Fwd: Lego to Stop Producing Mindstorms

Luis Villa louie at ximian.com
Sat Jan 10 22:13:45 PST 2004

On Sun, 2004-01-11 at 00:52, Joseph S. Barrera III wrote:
> Damn it. Damn damn damn.

No loss here. The one I bought in late 1998 is virtually the exact same
product you can still buy now, in 2004, which says something. Lego, as
an electronics company, was a total failure. This probably isn't too
surprising, in hindsight- they never understood their market at all, and
their primary product has stayed exactly the same for the past 40+
years. Those habits will get you killed in electronics- people expect
change and improvement, and frankly, there is no engineering reason for
that not to happen, especially when the first units were so close to
being really cool, and yet far enough from cool to drive both the
children (the intended market) and the adults (the actual market)

I do hope someone picks up the idea and runs with it- Lego as a
mechanical engineering platform is decently robust, and it's the
ultimate open spec- anyone with a good ruler and high-quality plastics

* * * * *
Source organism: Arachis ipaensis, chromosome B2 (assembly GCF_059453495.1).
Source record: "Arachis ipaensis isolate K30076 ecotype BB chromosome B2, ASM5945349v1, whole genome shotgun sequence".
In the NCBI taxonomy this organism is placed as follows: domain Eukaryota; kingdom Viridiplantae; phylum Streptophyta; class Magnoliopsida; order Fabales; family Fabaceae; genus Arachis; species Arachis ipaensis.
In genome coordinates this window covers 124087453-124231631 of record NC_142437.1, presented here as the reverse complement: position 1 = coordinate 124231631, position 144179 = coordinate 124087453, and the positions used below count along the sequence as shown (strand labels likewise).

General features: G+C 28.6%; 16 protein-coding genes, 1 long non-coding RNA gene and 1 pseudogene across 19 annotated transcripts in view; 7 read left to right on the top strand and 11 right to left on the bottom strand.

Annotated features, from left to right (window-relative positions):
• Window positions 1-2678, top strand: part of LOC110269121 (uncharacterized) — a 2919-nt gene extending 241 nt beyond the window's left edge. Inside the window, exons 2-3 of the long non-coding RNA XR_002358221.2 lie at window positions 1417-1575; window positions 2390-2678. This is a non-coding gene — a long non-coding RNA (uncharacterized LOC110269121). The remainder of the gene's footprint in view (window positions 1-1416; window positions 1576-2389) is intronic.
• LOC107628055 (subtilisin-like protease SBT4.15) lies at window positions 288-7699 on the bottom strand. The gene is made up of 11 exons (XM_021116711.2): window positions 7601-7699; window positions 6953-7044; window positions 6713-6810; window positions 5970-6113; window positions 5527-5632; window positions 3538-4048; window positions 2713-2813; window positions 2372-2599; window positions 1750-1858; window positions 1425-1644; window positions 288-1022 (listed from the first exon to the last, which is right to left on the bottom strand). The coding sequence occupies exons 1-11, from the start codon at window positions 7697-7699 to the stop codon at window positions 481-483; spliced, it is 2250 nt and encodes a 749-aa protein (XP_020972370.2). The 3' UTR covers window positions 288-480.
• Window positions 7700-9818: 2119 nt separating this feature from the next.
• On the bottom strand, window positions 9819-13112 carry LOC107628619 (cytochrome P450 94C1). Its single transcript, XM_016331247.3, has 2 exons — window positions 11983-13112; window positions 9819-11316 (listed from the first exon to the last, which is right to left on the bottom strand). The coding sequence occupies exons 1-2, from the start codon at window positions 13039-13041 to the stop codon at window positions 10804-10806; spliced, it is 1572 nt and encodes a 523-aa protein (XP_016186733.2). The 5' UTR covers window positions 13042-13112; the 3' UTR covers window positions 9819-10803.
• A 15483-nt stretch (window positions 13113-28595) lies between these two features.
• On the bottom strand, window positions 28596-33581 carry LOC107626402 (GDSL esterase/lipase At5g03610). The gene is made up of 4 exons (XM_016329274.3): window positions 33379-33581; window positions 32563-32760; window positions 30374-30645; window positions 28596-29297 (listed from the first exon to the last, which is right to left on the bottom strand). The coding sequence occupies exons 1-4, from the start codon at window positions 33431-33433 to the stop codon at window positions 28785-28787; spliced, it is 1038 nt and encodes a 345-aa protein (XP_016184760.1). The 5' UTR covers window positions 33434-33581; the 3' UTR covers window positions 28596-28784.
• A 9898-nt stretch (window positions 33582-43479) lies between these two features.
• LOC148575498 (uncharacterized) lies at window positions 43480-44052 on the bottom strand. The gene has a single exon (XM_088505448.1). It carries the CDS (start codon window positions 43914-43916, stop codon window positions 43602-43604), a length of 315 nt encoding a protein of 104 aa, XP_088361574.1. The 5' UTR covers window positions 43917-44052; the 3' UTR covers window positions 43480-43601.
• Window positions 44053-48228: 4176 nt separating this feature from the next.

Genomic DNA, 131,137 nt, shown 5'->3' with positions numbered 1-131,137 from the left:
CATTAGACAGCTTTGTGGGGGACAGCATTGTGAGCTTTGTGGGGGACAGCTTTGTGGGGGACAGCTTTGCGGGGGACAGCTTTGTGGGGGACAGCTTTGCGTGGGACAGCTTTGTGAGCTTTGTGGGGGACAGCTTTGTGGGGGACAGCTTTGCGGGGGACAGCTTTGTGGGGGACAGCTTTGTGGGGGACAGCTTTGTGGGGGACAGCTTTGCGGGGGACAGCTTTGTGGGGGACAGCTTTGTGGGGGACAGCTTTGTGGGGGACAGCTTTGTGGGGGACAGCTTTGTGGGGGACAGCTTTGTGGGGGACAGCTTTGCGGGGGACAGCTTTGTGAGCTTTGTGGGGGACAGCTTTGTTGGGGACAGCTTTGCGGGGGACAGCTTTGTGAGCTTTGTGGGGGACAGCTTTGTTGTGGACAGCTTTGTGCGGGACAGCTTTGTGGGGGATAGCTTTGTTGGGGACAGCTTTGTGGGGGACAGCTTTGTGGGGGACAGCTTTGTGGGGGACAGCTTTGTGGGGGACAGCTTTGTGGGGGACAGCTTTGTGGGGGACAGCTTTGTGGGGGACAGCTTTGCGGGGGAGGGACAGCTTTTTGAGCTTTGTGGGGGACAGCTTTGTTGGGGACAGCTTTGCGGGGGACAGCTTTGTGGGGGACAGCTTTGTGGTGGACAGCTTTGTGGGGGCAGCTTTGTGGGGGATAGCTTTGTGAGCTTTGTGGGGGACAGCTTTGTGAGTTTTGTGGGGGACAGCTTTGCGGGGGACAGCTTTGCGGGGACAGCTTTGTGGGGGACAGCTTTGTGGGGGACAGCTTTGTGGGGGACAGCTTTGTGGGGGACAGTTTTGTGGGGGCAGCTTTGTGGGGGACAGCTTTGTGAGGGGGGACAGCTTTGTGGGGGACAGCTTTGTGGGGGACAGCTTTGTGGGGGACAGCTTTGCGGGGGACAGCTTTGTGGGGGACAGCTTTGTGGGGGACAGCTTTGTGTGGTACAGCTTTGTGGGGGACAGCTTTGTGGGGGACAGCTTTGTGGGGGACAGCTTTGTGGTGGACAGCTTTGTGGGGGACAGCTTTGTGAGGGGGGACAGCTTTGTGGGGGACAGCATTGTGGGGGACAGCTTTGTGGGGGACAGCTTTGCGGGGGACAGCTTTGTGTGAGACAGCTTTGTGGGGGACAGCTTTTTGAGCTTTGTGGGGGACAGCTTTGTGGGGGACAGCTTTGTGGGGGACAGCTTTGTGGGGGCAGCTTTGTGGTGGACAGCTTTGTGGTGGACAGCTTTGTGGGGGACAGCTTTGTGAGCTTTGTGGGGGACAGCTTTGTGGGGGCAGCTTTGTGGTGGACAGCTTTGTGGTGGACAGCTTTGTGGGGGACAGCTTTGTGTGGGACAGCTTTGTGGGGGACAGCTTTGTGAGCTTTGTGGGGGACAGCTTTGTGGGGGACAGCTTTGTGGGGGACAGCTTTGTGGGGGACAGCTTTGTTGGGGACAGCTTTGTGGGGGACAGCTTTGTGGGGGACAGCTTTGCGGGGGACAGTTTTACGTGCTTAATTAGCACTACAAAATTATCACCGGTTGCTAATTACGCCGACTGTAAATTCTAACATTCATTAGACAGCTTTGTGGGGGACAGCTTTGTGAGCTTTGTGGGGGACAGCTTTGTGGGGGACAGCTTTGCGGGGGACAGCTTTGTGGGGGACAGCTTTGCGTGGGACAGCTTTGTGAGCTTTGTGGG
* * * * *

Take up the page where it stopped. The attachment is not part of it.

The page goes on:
plant can interoperate. They just need someone who understands both the
children and the adults who bought mindstorms better to do engineering
and product design than Lego did, which shouldn't be hard, given how
abysmal Lego's work in both those departments were with the mindstorms.


> -------- Original Message --------
> Subject: 	Lego to Stop Producing Mindstorms
> Date: 	10 Jan 2004 17:26:01 -0000
> From: 	brian-slashdotnews at hyperreal.org
> To: 	slashdotnews at hyperreal.org
> Link: http://slashdot.org/article.pl?sid=04/01/10/150259
> Posted by: CowboyNeal, on 2004-01-10 15:37:00
> Topic: toys, 227 comments
>    from the good-thing-not-always-popular dept.
>    nick58b writes "Lego, in response to the worst financial loss in its
>    history, has announced they will [1]stop making the electronics and
>    movie tie-in products. This would include Mindstorms, one of the
>    greatest educational toys ever produced." It saddens me greatly to
>    see the toy that was such a mainstay of my childhood to be in such
>    dire financial straits. If I were a more qualified sociologist, I'd
>    think it may have inspired by the way that our children play today
>    versus how they played twenty years ago.
>    [2]Click Here 
> References
>    1. http://story.news.yahoo.com/news?tmpl=story&u=/ap/20040108/ap_on_bi_ge/denmark_lego_1
>    2. http://ads.osdn.com/?ad_id=1661&alloc_id=4317&site_id=1&request_id=1016804&op=click&page=%2farticle%2epl

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